The Plight of Innocence and of Growing Up

This 1951 copy of J.D. Salinger's The Catcher in the Rye is one of 88 books on display as part of the Library of Congress'

This 1951 copy of J.D. Salinger’s The Catcher in the Rye is one of 88 books on display as part of the Library of Congress’ “Books That Shaped America” exhibit.

**Warning: contains spoilers and analysis of Catcher in the Rye, Gatsby, Grapes of Wrath, and Scarlet Letter.

Holden Caulfield, the protagonist of the Catcher in the Rye by J.D. Salinger, is often seen by teenagers as brooding and whiny.  But are Holden’s views really wrong?  He speaks about things that people see, or should see but don’t want to acknowledge or analyze in further depth– the sad truths of our society.  Although he doesn’t analyze his sadness in detail, he speaks of sadness when he has Sunny, a stripper, in his room.  He sees her green dress, green usually the color of youth and innocence, and Sunny herself, who Holden states does not seem much older than himself.  Another incident is when he recounts the story of Dick Slagle, a former student of Elkton Hills, obsessed and blinded by material wealth.  Slagle wants to appear wealthy and puts Holden’s suitcases on the rack when people are over to insinuate that he has wealth.  In truth, Slagle is ashamed by his own possessions that are “lesser” when compared to Holden’s.  Slagle is an example of a character who doesn’t mean what he says; he is clearly in envy of Holden’s belongings as shown by his actions and motives, yet brushes it off as “bourgeois” to appear nonchalant about the topic.  Seeing this contradiction, Holden laments the behavior and sites it as something that made him sad and a bit frustrated– the shallowness and addiction people have with status (which unfortunately very much applies today).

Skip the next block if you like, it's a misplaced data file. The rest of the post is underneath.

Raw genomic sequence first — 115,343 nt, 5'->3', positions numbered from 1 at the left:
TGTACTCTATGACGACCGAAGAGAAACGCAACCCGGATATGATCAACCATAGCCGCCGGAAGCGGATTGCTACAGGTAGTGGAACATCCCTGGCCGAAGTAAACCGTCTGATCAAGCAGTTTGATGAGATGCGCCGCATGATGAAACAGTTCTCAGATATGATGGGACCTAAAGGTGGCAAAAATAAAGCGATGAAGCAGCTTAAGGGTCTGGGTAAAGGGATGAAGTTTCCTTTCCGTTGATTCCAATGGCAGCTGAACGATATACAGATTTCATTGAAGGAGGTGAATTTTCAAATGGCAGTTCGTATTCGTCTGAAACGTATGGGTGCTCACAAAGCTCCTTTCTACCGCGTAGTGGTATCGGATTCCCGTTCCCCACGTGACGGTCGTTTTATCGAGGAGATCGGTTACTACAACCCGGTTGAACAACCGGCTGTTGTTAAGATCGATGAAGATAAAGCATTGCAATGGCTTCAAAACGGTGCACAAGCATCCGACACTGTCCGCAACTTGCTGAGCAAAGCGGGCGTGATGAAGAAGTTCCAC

Connecting back to previous literary work we have analyzed in AP English Language and Composition, Holden is like the narrator of The Grapes of Wrath, insightful and saddened by society.  Similar to the universality of Grapes of Wrath, Holden stereotypes a majority of the people he meets into the categories: people who are corrupt, shallow, and apathetic and the innocent children.  In the Grapes of Wrath, the narrator’s obvious bias and tone (slightly discussed in a few posts of the past, Click, Click. Are we Machine or Are We Human? and We are President Snow), pit the audience against the “machine.”  The “intangible idea” that runs society.  A system created by humans, that is now out of man’s control.  Similarly, Holden depicts a world generally apathetic to a teenager struggling to accept the real world and its realities.  Practically nobody [insert Odyssey joke here *cue Polyphemus’ rage*] listens to the things Holden wants, bordering needs, the answers to.  Children shun him because he is too “old” to play with them, while adults disregard him because they don’t share his curiosity and are fixated with society, the blind and busy population solely focused on finances.  Ironically, Holden is obsessed with the concept of preserving the innocence of children; being the “catcher in the rye,” the force pulling kids away from the edge as they are oblivious to the drop below– the drop into cold, harsh reality.  And like how Gatsby is obsessed with turning back time five years.  Although it is worth noting that Holden is able to ratify his views at the end, whereas Gatsby, unable to change and accept, is led to his watery death.  It is as though Holden, still much like a child, has a second chance at life.  Gatsby, a full-fledged adult, does not get this opportunity. Continue reading